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Nucleic Acids Res. 2014 Apr;42(8):4882-91. doi: 10.1093/nar/gku142. Epub 2014 Feb 18.

Sequence motifs associated with hepatotoxicity of locked nucleic acid--modified antisense oligonucleotides.

Author information

1
Drug Safety Research and Development, Worldwide Research and Development, Pfizer Inc., Cambridge, MA 02140, USA, Oligonucleotide Therapeutic Unit, Worldwide Research and Development, Pfizer Inc., Cambridge, MA 02139, USA and Attagene Inc., Morrisville, NC 27560, USA.

Abstract

Fully phosphorothioate antisense oligonucleotides (ASOs) with locked nucleic acids (LNAs) improve target affinity, RNase H activation and stability. LNA modified ASOs can cause hepatotoxicity, and this risk is currently not fully understood. In vitro cytotoxicity screens have not been reliable predictors of hepatic toxicity in non-clinical testing; however, mice are considered to be a sensitive test species. To better understand the relationship between nucleotide sequence and hepatotoxicity, a structure-toxicity analysis was performed using results from 2 week repeated-dose-tolerability studies in mice administered LNA-modified ASOs. ASOs targeting human Apolipoprotien C3 (Apoc3), CREB (cAMP Response Element Binding Protein) Regulated Transcription Coactivator 2 (Crtc2) or Glucocorticoid Receptor (GR, NR3C1) were classified based upon the presence or absence of hepatotoxicity in mice. From these data, a random-decision forest-classification model generated from nucleotide sequence descriptors identified two trinucleotide motifs (TCC and TGC) that were present only in hepatotoxic sequences. We found that motif containing sequences were more likely to bind to hepatocellular proteins in vitro and increased P53 and NRF2 stress pathway activity in vivo. These results suggest in silico approaches can be utilized to establish structure-toxicity relationships of LNA-modified ASOs and decrease the likelihood of hepatotoxicity in preclinical testing.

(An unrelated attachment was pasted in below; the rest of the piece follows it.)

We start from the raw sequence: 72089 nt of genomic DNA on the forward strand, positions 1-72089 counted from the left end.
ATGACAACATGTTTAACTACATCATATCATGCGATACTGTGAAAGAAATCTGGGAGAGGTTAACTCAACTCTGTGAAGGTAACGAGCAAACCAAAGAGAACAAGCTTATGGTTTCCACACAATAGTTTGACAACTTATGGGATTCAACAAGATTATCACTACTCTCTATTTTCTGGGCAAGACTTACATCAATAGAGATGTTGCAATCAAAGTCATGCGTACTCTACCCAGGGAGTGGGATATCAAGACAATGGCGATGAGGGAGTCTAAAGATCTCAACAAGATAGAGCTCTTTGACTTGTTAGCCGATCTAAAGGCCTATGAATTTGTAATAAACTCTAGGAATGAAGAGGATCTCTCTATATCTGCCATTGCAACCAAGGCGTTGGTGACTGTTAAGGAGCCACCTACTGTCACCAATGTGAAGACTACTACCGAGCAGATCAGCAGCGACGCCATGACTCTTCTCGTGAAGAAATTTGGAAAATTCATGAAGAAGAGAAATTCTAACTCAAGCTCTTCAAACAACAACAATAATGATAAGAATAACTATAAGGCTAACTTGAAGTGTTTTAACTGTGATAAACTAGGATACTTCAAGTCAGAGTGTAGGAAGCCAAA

PMID:
24550163
PMCID:
PMC4005641
DOI:
10.1093/nar/gku142
[Indexed for MEDLINE]
Free PMC Article

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